A task force would develop a plan to improve soil health in Nebraska under a bill heard Jan. 29 by the Agriculture Committee.
Introduced by Creighton Sen. Tim Gragert, LB243 would create a 15-member healthy soils task force under the state Department of Agriculture.
The task force would develop a healthy soils initiative and a plan to carry it out “using standards for organic matter, biological activity, biological diversity, and soil structure as measures to assess improved soil health.”
When developing the plan, the task force would examine how to provide farmers and ranchers with research, education, technical assistance and demonstration projects; financial incentives to improve soil health; and information on the contribution of livestock to soil health. It also would create a timeline to improve soil health in the state within five years of the plan’s completion.
The task force would submit its plan, findings and recommendations to the Legislature and the governor by Jan. 1, 2021, when it would terminate.
Task force members would include the director of the state Department of Agriculture or his or her designee and others appointed by the governor, including representatives of natural resources districts, production agriculture and agribusiness as well as academic experts and a representative from an environmental organization. The chairpersons of the Legislature’s Agriculture and Natural Resources committees would serve as nonvoting members.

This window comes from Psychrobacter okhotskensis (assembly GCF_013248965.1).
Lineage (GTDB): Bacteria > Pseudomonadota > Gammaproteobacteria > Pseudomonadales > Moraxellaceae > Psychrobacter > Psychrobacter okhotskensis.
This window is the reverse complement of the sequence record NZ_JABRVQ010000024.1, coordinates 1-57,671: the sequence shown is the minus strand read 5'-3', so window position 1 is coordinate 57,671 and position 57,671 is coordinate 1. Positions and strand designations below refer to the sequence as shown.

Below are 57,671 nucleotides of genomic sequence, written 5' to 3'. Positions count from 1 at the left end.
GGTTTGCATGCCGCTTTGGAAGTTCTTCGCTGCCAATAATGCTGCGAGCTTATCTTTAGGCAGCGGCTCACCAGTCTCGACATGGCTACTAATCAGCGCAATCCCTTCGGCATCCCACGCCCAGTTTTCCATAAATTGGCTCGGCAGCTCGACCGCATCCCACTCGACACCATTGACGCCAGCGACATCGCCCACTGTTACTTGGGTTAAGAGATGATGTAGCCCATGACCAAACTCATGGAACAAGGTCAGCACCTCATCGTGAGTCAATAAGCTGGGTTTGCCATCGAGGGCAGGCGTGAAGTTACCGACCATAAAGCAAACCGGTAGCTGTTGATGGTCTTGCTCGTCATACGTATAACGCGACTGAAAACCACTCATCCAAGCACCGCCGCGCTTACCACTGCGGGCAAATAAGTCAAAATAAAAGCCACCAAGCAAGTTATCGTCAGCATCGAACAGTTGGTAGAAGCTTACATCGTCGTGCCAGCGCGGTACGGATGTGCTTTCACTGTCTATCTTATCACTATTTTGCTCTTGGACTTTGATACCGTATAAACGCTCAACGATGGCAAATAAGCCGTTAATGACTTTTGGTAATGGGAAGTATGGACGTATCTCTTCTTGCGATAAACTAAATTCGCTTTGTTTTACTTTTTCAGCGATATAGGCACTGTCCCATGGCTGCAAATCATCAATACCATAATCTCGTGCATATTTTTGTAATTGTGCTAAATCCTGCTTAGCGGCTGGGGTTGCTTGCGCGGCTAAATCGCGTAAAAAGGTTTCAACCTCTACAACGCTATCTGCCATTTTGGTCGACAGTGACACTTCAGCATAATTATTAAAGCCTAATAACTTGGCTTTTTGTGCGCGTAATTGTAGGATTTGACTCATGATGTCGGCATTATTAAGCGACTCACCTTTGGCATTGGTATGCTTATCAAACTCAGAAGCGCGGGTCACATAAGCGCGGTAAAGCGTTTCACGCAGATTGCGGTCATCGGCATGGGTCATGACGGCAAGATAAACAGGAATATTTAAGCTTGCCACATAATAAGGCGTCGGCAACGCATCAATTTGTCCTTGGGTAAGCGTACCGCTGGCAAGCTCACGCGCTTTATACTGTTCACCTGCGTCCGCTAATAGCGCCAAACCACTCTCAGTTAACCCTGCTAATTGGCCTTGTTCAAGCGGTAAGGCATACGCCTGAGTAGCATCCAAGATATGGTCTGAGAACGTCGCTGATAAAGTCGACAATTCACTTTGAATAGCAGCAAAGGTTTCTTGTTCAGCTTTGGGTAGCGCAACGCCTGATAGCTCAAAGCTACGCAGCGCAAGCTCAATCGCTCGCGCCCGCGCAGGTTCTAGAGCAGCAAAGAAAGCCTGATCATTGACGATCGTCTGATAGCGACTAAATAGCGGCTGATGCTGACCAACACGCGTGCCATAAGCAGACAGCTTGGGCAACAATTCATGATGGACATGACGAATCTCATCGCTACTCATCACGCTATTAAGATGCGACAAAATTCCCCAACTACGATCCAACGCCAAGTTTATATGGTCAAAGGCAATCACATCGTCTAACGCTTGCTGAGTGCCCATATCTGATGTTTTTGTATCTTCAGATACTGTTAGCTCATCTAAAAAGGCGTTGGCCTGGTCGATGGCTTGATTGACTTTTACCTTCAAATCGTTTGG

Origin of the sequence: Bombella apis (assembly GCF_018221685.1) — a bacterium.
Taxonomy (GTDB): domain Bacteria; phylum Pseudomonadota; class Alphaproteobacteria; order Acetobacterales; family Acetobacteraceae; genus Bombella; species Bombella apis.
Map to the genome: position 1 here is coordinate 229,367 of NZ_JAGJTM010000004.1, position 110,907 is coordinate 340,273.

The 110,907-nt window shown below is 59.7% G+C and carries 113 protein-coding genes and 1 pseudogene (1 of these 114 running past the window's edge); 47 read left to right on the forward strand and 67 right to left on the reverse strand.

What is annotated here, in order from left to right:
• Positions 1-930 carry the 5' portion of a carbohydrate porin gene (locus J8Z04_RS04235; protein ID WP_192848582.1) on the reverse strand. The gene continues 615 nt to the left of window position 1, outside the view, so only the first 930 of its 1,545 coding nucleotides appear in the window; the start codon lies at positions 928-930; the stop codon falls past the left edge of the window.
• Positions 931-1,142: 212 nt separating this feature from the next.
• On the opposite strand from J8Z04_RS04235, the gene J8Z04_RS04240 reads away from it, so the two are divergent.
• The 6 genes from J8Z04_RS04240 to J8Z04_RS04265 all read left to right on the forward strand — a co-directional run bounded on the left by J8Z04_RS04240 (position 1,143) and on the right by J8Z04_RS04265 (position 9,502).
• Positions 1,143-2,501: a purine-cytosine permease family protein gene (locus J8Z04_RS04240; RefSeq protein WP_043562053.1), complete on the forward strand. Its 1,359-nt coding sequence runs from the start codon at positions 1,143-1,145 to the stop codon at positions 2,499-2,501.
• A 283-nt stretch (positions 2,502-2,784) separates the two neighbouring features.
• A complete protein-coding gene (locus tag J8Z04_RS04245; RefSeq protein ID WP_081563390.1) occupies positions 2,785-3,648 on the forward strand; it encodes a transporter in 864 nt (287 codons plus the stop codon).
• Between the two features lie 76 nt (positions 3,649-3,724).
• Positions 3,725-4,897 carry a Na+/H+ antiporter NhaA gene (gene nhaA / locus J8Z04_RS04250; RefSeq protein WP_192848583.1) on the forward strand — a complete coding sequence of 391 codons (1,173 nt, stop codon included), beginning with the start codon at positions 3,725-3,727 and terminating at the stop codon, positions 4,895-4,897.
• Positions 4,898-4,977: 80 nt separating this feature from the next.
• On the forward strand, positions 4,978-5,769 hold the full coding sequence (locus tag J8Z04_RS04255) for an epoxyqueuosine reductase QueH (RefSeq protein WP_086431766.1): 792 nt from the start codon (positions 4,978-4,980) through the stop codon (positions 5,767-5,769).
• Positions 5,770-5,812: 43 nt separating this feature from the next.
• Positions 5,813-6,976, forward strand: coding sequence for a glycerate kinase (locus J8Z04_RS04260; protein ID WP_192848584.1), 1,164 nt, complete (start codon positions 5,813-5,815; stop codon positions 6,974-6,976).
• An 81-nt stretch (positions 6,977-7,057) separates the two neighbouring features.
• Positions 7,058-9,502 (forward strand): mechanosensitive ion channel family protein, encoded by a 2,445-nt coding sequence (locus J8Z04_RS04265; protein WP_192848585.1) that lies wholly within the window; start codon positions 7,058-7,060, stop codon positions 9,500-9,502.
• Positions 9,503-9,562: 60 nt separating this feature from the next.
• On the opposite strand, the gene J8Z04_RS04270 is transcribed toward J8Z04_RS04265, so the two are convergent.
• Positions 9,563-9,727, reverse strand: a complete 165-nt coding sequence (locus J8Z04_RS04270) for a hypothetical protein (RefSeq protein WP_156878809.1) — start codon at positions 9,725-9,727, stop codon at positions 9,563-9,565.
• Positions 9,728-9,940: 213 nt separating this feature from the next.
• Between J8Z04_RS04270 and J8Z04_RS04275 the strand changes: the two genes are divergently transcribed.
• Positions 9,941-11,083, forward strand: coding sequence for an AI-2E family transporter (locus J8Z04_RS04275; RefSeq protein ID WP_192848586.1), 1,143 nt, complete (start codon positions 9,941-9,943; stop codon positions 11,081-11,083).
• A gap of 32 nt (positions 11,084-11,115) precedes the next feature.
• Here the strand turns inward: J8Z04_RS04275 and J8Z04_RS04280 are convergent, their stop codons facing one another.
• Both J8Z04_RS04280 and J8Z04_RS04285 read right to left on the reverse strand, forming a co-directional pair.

Gragert said improving the health of Nebraska’s soils is the most effective way for farmers and ranchers to increase crop productivity and profitability while also protecting the environment. He said healthy soils increase crop drought resilience, reduce soil erosion, enhance water quality and increase carbon sequestration.
“If farmers and ranchers become more aware of the benefits of healthy soils, the state as a whole will benefit,” Gragert said.
Annette Sudbeck, general manager of the Lewis and Clark NRD, testified in support of the bill, saying it would compile healthy soil practices into a concise package.
“A healthy soils action plan is truly essential at this time of increased demand for crop production as well as the need to protect and improve our groundwater and surface water quality,” she said.
Scott Gonnerman, a farmer from the Waco area, also testified in support. Since he started using soil health management and regenerative farming practices on his farm in 2008, he said, Gonnerman has stopped runoff from his fields, ended his use of insecticide and fungicide and cut his nitrogen use by more than 50 percent. Such practices are not secrets, he admitted.
“I think it’s pretty sad, though, that there’s such a low percentage of our soil in the state of Nebraska being farmed this way,” Gonnerman said. “If there’s some way that we can get knowledge more readily available for Nebraskan farmers, then I think that that would benefit the whole.”
Steve Ebke gave neutral testimony on behalf of the Nebraska Corn Growers Association. He said the U.S. Department of Agriculture, grower associations and representatives from other industries already are engaged in research, education and the adoption of programs meant to encourage sustainable agriculture, including healthy soil practices.
“Our neutral position does not detract from our support of soil health initiatives,” Ebke said. “We simply question whether a state task force is necessary.”
No one testified in opposition to LB243 and the committee took no immediate action on it.